Gulf oil cap appears successful

Engineers battling the Gulf of Mexico oil spill are confident that the cap over the rogue well is strong enough that they may be able to plug it by pumping mud inside, bringing the three-month disaster closer to an end, BP and the Coast Guard said Monday.

The cap is holding tight at pressures slightly below what engineers had expected, said BP Senior Vice President Kent Wells. That means it may be possible to once again try using the dense liquid to help permanently seal the well, he said.

An earlier attempt at a “top kill” failed because the oil was gushing too violently, but it may be easier for the mud to plug the well when oil isn’t flowing, Wells said.

The capping strategy hit a snag over the weekend when oil was discovered seeping into the nearby sea bed. But that oil doesn’t appear to have come from the well, said retired Coast Guard admiral Thad Allen. He said pollution from the well doesn’t seem to be spilling and pressures are acceptable.

“There is no indication at this time that this is any indication of a significant problem in the well bore,” Allen said. “But we are running every one of these anomalies down.”

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The ultimate solution — drilling down to the base of the leaking well and plugging it with cement — is also nearing completion. Workers are finalizing preparations to drill the final section of a “relief well” to intersect the damaged well, which could happen by the end of next week, Wells said.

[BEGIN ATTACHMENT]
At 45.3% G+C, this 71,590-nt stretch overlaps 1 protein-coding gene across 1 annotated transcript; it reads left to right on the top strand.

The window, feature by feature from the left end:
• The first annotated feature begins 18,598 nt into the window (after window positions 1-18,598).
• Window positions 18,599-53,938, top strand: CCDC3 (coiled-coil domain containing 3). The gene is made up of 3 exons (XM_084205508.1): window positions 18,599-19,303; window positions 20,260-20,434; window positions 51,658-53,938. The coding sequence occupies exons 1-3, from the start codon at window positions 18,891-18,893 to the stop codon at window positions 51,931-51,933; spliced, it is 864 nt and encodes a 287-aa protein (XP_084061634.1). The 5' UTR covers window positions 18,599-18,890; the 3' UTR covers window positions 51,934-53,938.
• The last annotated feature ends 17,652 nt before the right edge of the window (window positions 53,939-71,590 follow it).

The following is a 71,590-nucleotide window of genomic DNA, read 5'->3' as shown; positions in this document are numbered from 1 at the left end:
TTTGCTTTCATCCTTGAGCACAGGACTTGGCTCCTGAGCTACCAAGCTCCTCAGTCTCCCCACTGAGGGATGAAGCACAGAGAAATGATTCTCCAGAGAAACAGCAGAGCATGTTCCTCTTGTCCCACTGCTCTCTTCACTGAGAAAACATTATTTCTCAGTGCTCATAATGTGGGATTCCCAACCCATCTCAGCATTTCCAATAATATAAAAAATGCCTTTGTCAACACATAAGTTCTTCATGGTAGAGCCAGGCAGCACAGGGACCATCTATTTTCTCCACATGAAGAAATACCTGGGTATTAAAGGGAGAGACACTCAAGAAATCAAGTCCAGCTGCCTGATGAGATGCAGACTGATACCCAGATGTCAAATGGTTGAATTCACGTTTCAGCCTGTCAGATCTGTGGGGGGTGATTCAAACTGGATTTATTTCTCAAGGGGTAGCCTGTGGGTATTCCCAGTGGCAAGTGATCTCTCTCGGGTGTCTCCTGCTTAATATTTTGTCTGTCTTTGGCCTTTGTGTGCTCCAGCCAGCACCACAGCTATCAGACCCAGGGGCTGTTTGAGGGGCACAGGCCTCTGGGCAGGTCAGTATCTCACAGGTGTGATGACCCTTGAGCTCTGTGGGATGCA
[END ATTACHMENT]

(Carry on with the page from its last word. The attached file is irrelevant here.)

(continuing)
Both Allen and Wells said that blocking the leak with a second well remained the best solution, and would proceed regardless of whether a top kill succeeds.

The rogue well from the Deepwater Horizon offshore oil rig poured at least 90 million gallons into the Gulf since it blew up April 20, killing 11 crewmembers and causing what has become the worst oil leak in U.S. history.

Julius Langlinais, a retired Louisiana State University petroleum engineering professor, said the slightly increasing pressure is evidence that the well cap is working. The small oil and gas seeps discovered near the well do not appear to be a sign of an impending blowout, he said.

There is still no guarantee, however, that the flawed well can’t explode again. “If something gave way close to the mud line, we could have a very serious breaching,” he said. “It’s not going to be a bubble forming. It’s going to be ‘Katy, bar the door.’ ”

In the event that their efforts don’t work, BP officials are also finalizing plans to collect as much as 80,000 barrels of oil a day on the surface. Allen said that could mean more pollution for the Gulf.

Meanwhile, weather in the area, which can turn extremely violent from hurricanes, appears to be cooperating. A weak depression forming east of the Gulf appears unlikely to develop into a severe storm, Allen said.


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